FedEx Corporation (NYSE:FDX) reported its fiscal second-quarter earnings a few days before Christmas. While it was easy to lose track of them in the festive merriment, they actually contained a lot of positive indicators for investors leading into 2018. Let's take a closer look at five key takeaways from the earnings presentations and how the company is set for the coming year.

1. Peak delivery season

FedEx and to a greater extent United Parcel Service (NYSE:UPS) have previously had issues dealing with the surge in demand on certain days during the holiday season, but FedEx's commentary suggested it was fully on track this year. "From a service perspective, we are having the best peak ever at FedEx Ground," said COO David Bronczek on the earnings call. "I should add we are having the best peak ever at FedEx Express and FedEx Freight."

A FedEx plane in flight.

Image source: FedEx Corp.

Of course, this doesn't necessarily mean it will be the most profitable peak season ever, but it does imply FedEx is servicing peak demand in line with its plans. This matters because both companies can be forced to carry increased costs when they can't meet service levels. For example, a comparison of UPS's fourth-quarter adjusted operating profit and purchased transportation costs shows how increases in the latter -- necessary because UPS is using third-party transportation in order to ensure deliveries during peak demand -- shows how it can eat into profit.

UPS purchased transportation costs against adjusted operating profit

Data source: United Parcel Service presentations. Millions of U.S. dollars.

The good news is, so far this holiday season, FedEx is managing to service peak demand at a high level.

2. Trump's tax bill impact

In further good news, President Donald Trump's Tax Cuts and Jobs Act is expected to positively impact FedEx in two ways:

  • Revaluation of FedEx's net deferred liabilities would increase EPS by between $4.40 and $5.50 in 2018 according to CFO Alan Graf.
  • CEO Fred Smith believes that "if the tax bill works as anticipated, there will be a significant growth in GDP" and this would help boost revenue and ultimately capital spending and hiring at FedEx.

3. and 4. Ground margin and cash flow generation

There are two big challenges facing UPS and FedEx. The first is maintaining margin in the face of burgeoning business-to-consumer (B2C) e-commerce deliveries -- they can be bulky, inefficiently packed, and expensive to deliver to residencies. The second is generating free cash flow growth in light of having to step up capital spending on networks in order to service e-commerce demand, particularly during peak demand.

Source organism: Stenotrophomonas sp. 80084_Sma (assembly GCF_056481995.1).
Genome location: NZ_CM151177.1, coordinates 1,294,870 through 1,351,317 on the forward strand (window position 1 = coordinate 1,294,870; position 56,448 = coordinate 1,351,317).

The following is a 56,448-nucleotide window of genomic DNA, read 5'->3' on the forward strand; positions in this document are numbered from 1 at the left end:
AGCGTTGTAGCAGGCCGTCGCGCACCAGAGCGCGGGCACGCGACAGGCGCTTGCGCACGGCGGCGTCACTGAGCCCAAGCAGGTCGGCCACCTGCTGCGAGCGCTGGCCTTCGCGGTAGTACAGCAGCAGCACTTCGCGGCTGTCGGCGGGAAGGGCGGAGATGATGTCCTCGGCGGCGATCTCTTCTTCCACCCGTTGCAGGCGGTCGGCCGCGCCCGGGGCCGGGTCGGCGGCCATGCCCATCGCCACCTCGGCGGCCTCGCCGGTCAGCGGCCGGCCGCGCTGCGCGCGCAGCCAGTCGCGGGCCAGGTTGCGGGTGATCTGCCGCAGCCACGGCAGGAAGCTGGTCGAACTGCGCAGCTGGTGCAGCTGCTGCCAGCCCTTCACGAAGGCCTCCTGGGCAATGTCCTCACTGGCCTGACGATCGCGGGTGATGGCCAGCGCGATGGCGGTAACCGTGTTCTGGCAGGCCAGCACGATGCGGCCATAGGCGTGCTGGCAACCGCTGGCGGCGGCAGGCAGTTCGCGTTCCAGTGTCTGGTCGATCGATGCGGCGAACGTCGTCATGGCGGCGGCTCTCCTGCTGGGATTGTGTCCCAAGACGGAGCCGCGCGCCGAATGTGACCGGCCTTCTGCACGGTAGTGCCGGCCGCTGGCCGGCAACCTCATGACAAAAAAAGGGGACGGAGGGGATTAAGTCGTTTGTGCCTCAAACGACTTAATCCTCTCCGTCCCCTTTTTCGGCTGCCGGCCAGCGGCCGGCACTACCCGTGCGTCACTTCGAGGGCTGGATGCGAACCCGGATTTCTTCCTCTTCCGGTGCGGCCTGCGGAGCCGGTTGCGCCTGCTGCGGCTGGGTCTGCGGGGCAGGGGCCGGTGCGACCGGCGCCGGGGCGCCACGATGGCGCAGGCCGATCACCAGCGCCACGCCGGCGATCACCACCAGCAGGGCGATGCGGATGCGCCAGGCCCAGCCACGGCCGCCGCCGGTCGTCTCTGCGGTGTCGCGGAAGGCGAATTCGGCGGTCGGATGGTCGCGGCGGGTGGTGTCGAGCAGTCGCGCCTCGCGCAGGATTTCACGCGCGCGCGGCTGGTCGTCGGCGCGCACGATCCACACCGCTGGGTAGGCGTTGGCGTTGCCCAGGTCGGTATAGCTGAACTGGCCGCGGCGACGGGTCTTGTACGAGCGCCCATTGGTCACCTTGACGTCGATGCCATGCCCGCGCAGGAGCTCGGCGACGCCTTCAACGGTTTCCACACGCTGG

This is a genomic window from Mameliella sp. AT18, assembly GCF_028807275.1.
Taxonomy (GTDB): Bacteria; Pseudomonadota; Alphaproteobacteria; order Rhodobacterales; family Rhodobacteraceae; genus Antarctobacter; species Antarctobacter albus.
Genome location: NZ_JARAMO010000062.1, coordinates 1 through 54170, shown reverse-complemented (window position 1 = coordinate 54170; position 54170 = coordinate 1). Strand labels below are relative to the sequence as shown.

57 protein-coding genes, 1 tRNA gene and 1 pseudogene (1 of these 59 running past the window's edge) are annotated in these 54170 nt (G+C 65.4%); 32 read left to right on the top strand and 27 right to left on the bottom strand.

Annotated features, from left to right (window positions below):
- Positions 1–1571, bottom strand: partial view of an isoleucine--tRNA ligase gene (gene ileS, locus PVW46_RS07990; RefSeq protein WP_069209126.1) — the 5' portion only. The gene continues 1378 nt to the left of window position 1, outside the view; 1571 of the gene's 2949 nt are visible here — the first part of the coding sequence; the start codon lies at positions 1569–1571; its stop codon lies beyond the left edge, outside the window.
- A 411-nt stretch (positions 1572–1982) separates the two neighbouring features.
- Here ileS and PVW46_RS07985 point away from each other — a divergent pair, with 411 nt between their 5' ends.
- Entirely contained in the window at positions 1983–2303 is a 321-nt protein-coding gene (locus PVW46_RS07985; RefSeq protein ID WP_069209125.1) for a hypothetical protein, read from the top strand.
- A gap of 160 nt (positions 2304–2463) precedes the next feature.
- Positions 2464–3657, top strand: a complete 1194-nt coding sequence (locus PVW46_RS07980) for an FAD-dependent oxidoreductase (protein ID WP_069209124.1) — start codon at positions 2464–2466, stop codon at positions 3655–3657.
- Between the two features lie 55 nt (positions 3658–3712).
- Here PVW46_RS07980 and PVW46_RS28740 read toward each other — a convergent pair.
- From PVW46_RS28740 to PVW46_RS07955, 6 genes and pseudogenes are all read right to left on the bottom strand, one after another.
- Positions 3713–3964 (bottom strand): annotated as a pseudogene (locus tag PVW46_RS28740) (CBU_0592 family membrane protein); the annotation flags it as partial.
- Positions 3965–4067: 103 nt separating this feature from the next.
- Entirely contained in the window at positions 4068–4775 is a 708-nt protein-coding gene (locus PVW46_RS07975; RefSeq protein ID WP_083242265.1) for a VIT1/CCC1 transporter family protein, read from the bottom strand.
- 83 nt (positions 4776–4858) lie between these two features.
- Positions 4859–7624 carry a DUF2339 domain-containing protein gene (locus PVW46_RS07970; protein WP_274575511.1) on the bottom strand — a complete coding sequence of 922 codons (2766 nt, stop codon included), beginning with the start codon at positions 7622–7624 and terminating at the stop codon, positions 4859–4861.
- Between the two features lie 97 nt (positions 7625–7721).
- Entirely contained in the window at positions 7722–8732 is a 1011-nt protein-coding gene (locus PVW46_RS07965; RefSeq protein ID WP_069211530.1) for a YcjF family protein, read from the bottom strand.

Starting with margin, the good news is FedEx's ground margin expanded for the first time in over a year. Moreover, Smith declared he was confident FedEx could improve ground margin.

A graph of FedEx ground and UPS U.S. domestic package margin changes.

Data source: FedEx Corporation and United Parcel Service presentations. FedEx quarters are adjusted to the nearest UPS quarter. Measured in basis points where 100 bp equals 1%.

Regarding cash flow, CEO of FedEx Ground division Henry Maier claimed the company is "approaching a transition point" whereby the success of previous heavy investment would enable FedEx to start to "dial back network expansion." If true, then investors can expect cash flow generation to improve -- UPS and FedEx have seen cash flow generation fall as capital spending has risen in recent years.

FDX Free Cash Flow (TTM) Chart

FDX Free Cash Flow (TTM) data by YCharts

5. The inevitable Amazon bit

An earnings call with FedEx or UPS wouldn't be complete with a question on the potential threat from Amazon.com (NASDAQ:AMZN) expanding its shipping business in order to compete directly with UPS and FedEx. Executive VP Rajesh Subramaniam pointed out that Amazon was a longtime FedEx customer and "no single" FedEx customer is responsible for more than 3% of its revenue. In other words, he's pointing out that FedEx is not reliant on Amazon for revenue.

However, Smith has previously talked about "fantastical" reports on the matter, which ignore the feasibility of Amazon building out the kind of network run by UPS and FedEx. In addition, investors in Amazon should take a close look at just how much UPS and FedEx have been increasing spending on their networks. Moreover, there is enough e-commerce B2C volume to go around for potential shippers, in fact, the problem is ensuring profitable deliveries and growing margin.

FedEx is ready for 2018

Stronger economic growth, favorable tax bills, and a pickup in cargo growth all point to an improving end market for FedEx in 2018. Meanwhile, there are signs of potential margin expansion and increased cash flow generation. FedEx appears to be on top of its peak delivery requirements and the TNT express integration remains on track. The company is set for a good year.

John Mackey, CEO of Whole Foods Market, an Amazon subsidiary, is a member of The Motley Fool's board of directors. Lee Samaha has no position in any of the stocks mentioned. The Motley Fool owns shares of and recommends Amazon. The Motley Fool recommends FedEx. The Motley Fool has a disclosure policy.